Measuring GHG emissions from transport

Emissions from sea, land and air transport make a large but often poorly accounted share of the GHG and air pollutant footprints of consumption. PRINCE case studies explored two very different approaches to building consumption-based macroindicators for transport emissions along a country’s international supply chains.

Using MRIO to estimate GHG emissions from transport

The first approach used MRIO modelling, similar to other PRINCE indicators. Based on EXIOBASE data, it estimated transport costs (by subtracting reported export value from reported import values), and translated these values into carbon emissions, based on assumptions about the emissions intensity of different transport modes. It covered land, air and shipping emissions.

This approach indicated that 14% (12 Mt CO2) of Sweden’s total CO2 footprint  came from transport activities in 2011, and most of these emissions – 7.8 Mt – were linked to transport activities embodied in goods consumed in Sweden, rather than the direct consumption of transport services in Sweden (4.2 Mt).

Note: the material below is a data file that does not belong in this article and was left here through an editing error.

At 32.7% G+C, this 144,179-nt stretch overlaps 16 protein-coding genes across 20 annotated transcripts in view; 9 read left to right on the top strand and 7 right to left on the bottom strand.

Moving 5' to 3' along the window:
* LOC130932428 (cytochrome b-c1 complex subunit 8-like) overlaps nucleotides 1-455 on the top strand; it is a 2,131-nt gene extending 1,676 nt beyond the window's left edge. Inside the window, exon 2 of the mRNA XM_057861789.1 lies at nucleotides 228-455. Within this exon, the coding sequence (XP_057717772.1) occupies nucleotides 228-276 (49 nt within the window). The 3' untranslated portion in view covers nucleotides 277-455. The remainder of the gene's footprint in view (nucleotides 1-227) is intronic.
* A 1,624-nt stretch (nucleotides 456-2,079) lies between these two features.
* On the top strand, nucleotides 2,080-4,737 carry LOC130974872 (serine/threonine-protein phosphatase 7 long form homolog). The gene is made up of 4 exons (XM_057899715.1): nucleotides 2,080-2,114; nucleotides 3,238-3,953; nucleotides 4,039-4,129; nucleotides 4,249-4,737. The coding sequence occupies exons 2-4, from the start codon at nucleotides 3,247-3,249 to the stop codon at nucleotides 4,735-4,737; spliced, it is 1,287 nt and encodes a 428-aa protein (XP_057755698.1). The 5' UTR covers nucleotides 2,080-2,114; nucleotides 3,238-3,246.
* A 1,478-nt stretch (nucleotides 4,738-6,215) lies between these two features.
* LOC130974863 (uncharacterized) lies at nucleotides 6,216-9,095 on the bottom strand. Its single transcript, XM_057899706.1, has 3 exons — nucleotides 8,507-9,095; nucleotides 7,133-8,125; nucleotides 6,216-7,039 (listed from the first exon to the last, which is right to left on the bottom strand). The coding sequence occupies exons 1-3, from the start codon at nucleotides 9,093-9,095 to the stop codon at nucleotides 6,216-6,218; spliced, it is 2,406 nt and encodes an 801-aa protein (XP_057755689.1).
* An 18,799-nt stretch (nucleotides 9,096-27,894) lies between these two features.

A Big Data approach to estimate GHG emissions from maritime shipping

The second approach – which covers maritime shipping emissions – links regular automatic signals indicating the location, speed and other operational data for each vessel, with characteristics of each ship, and details of their cargo content. This allows very accurate carbon emissions assessments per vessel and commodity transported for each country of origin and destination.

This bottom-up approach found that in 2016, vessels departing or landing in Sweden emitted 2.66 Mt CO2, in 21 098 journeys. The main routes, in descending order of associated shipping emissions, were to and from Germany, the UK, Russia, domestic, Netherlands and the USA.  As well as producing aggregated emissions per country or type of vessel, the approach can also allocate emissions to individual commodities, companies (exporters and importers) and ports.